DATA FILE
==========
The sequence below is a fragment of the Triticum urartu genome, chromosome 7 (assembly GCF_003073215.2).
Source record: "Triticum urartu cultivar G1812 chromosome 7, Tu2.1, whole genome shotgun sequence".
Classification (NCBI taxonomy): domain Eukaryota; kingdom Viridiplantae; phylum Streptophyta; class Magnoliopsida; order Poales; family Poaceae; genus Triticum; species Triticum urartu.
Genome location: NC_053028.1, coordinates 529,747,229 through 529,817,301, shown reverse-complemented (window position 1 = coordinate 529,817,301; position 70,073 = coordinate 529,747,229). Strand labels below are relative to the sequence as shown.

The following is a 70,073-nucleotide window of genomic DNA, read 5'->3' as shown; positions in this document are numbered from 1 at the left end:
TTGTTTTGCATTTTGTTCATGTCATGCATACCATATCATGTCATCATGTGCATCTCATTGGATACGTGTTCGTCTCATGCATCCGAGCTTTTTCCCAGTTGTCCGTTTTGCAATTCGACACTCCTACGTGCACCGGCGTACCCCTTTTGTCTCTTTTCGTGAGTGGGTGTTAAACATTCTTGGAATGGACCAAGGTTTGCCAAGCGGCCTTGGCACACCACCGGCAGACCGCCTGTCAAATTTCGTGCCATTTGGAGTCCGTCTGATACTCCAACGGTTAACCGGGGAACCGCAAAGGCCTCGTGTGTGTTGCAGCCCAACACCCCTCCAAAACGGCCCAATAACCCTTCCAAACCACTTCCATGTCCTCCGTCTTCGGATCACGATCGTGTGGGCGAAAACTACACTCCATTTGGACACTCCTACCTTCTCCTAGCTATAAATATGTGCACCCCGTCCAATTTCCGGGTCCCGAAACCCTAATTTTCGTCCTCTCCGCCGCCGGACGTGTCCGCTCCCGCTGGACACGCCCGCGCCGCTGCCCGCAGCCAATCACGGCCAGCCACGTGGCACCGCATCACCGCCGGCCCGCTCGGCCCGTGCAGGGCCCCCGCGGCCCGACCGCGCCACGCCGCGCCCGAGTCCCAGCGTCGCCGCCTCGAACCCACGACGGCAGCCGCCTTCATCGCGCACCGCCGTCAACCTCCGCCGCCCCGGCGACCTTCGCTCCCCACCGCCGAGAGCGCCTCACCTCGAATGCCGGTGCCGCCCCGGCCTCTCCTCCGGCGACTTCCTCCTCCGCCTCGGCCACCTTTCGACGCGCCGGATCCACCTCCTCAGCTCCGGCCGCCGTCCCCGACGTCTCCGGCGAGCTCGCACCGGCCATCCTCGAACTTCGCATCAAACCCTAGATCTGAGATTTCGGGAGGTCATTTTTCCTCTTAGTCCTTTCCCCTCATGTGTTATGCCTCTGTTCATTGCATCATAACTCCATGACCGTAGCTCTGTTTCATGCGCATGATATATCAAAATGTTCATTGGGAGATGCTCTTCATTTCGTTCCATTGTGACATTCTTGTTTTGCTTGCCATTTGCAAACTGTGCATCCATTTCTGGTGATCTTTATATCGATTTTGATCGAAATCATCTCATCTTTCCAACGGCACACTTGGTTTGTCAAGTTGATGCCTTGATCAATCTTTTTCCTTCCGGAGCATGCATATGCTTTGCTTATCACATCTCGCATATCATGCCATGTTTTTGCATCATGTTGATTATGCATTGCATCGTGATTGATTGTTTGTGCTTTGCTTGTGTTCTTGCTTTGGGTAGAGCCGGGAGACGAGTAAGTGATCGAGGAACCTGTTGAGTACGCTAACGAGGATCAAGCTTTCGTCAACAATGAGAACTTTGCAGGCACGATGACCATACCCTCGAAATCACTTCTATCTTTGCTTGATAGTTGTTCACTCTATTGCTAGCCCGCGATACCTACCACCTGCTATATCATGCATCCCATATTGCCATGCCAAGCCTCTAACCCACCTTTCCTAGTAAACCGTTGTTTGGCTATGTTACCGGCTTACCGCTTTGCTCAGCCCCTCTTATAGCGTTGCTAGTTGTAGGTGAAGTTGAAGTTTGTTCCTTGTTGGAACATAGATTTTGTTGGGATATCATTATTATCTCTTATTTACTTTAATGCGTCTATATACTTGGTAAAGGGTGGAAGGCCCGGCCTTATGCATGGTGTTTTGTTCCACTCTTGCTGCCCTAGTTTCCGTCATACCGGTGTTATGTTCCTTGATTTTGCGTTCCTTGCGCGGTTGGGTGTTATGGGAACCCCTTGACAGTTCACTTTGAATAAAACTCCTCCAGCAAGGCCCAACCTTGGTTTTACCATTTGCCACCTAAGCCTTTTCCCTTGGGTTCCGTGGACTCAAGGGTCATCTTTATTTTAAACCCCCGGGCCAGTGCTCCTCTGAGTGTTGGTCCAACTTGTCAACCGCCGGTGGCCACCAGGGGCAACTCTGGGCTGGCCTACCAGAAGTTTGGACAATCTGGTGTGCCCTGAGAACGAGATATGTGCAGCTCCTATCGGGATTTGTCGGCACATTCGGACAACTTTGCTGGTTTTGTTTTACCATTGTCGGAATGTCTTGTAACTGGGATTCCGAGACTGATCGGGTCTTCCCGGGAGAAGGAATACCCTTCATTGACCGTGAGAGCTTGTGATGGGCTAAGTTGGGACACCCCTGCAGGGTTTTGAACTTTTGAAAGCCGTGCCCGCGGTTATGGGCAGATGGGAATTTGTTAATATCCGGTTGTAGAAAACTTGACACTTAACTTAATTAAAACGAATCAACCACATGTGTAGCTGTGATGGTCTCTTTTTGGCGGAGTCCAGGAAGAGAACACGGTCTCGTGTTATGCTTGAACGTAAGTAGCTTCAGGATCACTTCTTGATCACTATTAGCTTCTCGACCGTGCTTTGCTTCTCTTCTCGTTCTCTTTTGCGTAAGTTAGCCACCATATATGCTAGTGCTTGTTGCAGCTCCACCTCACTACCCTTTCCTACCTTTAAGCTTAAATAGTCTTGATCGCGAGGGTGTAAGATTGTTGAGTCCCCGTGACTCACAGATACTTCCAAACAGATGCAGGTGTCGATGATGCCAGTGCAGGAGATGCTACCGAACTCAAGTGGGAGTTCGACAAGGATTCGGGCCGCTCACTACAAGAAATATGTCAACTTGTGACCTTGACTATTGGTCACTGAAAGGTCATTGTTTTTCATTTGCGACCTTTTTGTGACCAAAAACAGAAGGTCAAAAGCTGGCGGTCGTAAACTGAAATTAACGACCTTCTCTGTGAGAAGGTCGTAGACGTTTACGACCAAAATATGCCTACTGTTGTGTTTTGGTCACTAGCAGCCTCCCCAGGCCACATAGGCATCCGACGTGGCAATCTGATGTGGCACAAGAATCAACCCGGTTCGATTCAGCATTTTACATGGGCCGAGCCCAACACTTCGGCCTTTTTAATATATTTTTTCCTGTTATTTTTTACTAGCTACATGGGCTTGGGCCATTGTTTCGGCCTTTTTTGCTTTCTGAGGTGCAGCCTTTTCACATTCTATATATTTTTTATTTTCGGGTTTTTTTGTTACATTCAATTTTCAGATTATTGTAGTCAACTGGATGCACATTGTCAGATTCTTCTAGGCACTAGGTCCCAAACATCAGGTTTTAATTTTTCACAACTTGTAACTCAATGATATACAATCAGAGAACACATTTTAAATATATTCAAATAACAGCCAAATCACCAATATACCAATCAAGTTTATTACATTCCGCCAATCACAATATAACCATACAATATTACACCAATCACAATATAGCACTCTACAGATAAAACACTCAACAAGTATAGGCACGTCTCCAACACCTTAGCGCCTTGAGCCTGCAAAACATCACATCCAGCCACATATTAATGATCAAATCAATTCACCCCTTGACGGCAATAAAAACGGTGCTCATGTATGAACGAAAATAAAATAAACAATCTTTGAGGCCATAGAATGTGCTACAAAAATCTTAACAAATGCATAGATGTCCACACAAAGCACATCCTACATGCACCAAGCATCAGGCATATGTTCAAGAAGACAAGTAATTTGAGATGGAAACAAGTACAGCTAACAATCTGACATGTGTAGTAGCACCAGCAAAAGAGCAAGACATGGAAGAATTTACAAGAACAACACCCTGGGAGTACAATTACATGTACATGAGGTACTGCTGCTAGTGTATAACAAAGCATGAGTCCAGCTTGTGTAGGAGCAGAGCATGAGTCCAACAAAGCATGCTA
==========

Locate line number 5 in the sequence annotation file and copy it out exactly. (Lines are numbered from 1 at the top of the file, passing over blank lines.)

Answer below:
The following is a 70,073-nucleotide window of genomic DNA, read 5'->3' as shown; positions in this document are numbered from 1 at the left end: